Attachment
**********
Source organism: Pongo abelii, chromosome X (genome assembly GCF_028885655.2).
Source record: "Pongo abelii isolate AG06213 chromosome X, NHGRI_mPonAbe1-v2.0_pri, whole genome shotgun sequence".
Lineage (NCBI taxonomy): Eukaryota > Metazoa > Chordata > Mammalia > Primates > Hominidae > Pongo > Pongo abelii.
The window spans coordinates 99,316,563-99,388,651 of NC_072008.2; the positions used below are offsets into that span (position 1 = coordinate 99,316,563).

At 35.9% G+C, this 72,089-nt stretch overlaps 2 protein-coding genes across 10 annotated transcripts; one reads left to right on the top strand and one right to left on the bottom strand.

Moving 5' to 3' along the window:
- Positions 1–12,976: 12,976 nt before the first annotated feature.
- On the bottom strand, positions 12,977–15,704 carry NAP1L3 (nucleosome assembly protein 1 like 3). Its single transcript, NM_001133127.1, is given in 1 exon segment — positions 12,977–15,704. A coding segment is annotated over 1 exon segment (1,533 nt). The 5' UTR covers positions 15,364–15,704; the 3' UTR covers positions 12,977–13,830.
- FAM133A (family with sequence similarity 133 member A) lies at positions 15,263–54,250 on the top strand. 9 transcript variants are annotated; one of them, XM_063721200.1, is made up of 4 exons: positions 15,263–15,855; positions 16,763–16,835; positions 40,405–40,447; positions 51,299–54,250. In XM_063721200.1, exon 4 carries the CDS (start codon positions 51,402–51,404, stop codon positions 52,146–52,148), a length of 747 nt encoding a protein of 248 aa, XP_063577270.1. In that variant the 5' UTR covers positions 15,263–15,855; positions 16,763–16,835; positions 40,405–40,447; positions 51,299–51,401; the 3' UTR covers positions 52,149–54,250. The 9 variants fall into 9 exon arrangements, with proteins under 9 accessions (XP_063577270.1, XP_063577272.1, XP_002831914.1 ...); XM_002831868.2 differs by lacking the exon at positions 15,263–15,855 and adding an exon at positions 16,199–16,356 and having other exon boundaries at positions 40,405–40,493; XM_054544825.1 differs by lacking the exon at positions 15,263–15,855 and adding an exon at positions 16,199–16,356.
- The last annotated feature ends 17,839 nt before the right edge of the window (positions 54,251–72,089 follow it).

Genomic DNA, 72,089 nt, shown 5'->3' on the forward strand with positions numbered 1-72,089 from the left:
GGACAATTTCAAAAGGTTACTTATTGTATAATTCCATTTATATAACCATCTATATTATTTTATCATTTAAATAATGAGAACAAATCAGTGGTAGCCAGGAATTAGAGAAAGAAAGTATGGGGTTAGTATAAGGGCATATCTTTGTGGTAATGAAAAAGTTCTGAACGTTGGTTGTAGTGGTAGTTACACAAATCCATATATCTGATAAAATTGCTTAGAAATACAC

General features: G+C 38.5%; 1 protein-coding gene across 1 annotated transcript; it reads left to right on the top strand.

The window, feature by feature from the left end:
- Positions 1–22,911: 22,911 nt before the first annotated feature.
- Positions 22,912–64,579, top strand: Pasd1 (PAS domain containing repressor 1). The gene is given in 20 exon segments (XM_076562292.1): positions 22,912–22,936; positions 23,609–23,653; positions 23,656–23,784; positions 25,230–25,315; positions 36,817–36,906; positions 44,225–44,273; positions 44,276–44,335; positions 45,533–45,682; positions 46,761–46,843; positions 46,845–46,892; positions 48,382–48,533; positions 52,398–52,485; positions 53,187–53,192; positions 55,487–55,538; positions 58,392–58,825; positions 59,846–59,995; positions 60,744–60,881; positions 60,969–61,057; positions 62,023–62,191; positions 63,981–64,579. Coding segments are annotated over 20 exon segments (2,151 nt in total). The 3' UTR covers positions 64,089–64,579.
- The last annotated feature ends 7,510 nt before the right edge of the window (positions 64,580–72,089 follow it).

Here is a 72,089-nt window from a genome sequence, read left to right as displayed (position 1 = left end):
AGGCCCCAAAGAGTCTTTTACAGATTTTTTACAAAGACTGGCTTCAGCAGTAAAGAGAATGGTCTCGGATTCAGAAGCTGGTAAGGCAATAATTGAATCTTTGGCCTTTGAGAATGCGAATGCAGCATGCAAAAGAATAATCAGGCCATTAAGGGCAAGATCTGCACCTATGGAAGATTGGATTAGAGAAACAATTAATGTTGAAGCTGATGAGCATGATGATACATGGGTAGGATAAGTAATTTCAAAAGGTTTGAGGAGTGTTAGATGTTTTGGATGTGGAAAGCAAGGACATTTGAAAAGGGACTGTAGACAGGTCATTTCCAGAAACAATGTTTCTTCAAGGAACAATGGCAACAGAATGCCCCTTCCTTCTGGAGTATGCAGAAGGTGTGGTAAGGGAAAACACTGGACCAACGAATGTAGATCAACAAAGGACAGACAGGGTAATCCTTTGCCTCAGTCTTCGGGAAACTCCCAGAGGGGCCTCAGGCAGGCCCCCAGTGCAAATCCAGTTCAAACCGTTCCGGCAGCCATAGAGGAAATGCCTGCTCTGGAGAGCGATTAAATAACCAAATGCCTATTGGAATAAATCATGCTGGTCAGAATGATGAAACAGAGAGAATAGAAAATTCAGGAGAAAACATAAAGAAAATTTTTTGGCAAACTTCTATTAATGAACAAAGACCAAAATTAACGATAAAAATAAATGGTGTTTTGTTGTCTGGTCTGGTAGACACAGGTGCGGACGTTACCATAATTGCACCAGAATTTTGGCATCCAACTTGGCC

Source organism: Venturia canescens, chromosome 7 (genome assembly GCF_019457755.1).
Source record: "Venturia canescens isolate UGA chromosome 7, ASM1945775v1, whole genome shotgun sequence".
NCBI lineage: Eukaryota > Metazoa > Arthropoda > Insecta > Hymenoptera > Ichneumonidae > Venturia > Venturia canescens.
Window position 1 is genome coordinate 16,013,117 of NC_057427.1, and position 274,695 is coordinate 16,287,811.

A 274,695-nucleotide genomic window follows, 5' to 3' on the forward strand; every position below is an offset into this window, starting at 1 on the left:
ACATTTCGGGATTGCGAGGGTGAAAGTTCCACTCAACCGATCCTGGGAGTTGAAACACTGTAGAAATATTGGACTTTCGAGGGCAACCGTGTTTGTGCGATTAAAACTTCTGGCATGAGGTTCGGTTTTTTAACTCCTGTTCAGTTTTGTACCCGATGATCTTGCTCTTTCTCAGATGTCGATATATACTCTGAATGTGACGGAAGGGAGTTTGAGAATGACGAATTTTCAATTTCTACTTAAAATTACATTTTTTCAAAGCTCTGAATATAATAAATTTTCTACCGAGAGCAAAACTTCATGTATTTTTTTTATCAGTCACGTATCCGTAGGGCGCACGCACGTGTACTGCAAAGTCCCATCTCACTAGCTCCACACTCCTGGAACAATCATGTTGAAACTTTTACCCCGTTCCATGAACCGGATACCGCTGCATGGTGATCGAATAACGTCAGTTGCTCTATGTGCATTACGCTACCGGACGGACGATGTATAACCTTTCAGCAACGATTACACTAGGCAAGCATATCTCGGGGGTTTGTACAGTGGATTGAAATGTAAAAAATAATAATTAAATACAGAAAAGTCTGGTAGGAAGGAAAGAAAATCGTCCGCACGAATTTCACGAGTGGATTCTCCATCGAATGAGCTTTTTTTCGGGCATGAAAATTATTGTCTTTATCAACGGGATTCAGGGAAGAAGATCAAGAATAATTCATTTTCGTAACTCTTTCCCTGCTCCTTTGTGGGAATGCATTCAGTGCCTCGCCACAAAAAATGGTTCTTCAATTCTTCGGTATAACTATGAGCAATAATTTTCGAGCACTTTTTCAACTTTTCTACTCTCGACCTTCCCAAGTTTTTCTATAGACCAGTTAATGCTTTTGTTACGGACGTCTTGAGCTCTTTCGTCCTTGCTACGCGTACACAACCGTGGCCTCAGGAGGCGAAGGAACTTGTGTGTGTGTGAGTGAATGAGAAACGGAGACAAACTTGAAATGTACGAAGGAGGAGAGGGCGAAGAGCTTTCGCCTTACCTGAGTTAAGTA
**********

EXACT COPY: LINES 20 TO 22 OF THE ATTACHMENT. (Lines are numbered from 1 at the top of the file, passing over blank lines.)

Source organism: Venturia canescens, chromosome 7 (genome assembly GCF_019457755.1).
Source record: "Venturia canescens isolate UGA chromosome 7, ASM1945775v1, whole genome shotgun sequence".
NCBI lineage: Eukaryota > Metazoa > Arthropoda > Insecta > Hymenoptera > Ichneumonidae > Venturia > Venturia canescens.